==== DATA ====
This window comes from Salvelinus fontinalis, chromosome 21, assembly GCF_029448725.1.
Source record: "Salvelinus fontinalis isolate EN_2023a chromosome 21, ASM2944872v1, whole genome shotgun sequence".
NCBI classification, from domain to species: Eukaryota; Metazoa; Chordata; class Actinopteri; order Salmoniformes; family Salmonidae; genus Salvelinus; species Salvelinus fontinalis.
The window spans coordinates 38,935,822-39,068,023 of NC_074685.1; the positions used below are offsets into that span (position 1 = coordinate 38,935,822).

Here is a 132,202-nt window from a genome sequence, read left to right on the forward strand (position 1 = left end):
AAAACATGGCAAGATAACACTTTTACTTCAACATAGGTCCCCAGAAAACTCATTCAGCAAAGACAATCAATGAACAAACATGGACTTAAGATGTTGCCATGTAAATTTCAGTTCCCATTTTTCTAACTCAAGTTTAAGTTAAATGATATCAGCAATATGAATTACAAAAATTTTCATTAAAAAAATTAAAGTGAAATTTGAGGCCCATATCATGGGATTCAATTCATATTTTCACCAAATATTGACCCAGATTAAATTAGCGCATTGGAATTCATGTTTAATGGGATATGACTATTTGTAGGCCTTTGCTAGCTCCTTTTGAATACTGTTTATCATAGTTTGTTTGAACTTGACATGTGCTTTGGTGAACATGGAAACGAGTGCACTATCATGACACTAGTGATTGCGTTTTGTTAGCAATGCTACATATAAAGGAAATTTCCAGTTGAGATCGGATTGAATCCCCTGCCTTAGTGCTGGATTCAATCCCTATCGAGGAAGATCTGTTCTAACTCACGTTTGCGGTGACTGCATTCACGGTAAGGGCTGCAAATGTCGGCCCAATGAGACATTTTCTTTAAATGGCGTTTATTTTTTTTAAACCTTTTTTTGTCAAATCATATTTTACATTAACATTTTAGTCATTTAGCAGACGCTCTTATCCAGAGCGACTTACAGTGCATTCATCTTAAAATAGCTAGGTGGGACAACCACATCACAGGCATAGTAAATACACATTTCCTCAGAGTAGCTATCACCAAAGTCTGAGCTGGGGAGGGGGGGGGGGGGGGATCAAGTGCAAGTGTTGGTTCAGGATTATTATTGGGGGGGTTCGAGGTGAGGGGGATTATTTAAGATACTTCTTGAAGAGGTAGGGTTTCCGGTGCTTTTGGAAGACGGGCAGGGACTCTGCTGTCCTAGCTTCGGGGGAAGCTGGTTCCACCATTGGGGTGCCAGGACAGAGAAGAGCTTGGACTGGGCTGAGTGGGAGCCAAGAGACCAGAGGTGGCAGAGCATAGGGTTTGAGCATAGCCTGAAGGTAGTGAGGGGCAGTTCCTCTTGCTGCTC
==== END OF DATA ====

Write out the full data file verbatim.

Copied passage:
This window comes from Salvelinus fontinalis, chromosome 21, assembly GCF_029448725.1.
Source record: "Salvelinus fontinalis isolate EN_2023a chromosome 21, ASM2944872v1, whole genome shotgun sequence".
NCBI classification, from domain to species: Eukaryota; Metazoa; Chordata; class Actinopteri; order Salmoniformes; family Salmonidae; genus Salvelinus; species Salvelinus fontinalis.
The window spans coordinates 38,935,822-39,068,023 of NC_074685.1; the positions used below are offsets into that span (position 1 = coordinate 38,935,822).

Here is a 132,202-nt window from a genome sequence, read left to right on the forward strand (position 1 = left end):
AAAACATGGCAAGATAACACTTTTACTTCAACATAGGTCCCCAGAAAACTCATTCAGCAAAGACAATCAATGAACAAACATGGACTTAAGATGTTGCCATGTAAATTTCAGTTCCCATTTTTCTAACTCAAGTTTAAGTTAAATGATATCAGCAATATGAATTACAAAAATTTTCATTAAAAAAATTAAAGTGAAATTTGAGGCCCATATCATGGGATTCAATTCATATTTTCACCAAATATTGACCCAGATTAAATTAGCGCATTGGAATTCATGTTTAATGGGATATGACTATTTGTAGGCCTTTGCTAGCTCCTTTTGAATACTGTTTATCATAGTTTGTTTGAACTTGACATGTGCTTTGGTGAACATGGAAACGAGTGCACTATCATGACACTAGTGATTGCGTTTTGTTAGCAATGCTACATATAAAGGAAATTTCCAGTTGAGATCGGATTGAATCCCCTGCCTTAGTGCTGGATTCAATCCCTATCGAGGAAGATCTGTTCTAACTCACGTTTGCGGTGACTGCATTCACGGTAAGGGCTGCAAATGTCGGCCCAATGAGACATTTTCTTTAAATGGCGTTTATTTTTTTTAAACCTTTTTTTGTCAAATCATATTTTACATTAACATTTTAGTCATTTAGCAGACGCTCTTATCCAGAGCGACTTACAGTGCATTCATCTTAAAATAGCTAGGTGGGACAACCACATCACAGGCATAGTAAATACACATTTCCTCAGAGTAGCTATCACCAAAGTCTGAGCTGGGGAGGGGGGGGGGGGGGGATCAAGTGCAAGTGTTGGTTCAGGATTATTATTGGGGGGGTTCGAGGTGAGGGGGATTATTTAAGATACTTCTTGAAGAGGTAGGGTTTCCGGTGCTTTTGGAAGACGGGCAGGGACTCTGCTGTCCTAGCTTCGGGGGAAGCTGGTTCCACCATTGGGGTGCCAGGACAGAGAAGAGCTTGGACTGGGCTGAGTGGGAGCCAAGAGACCAGAGGTGGCAGAGCATAGGGTTTGAGCATAGCCTGAAGGTAGTGAGGGGCAGTTCCTCTTGCTGCTC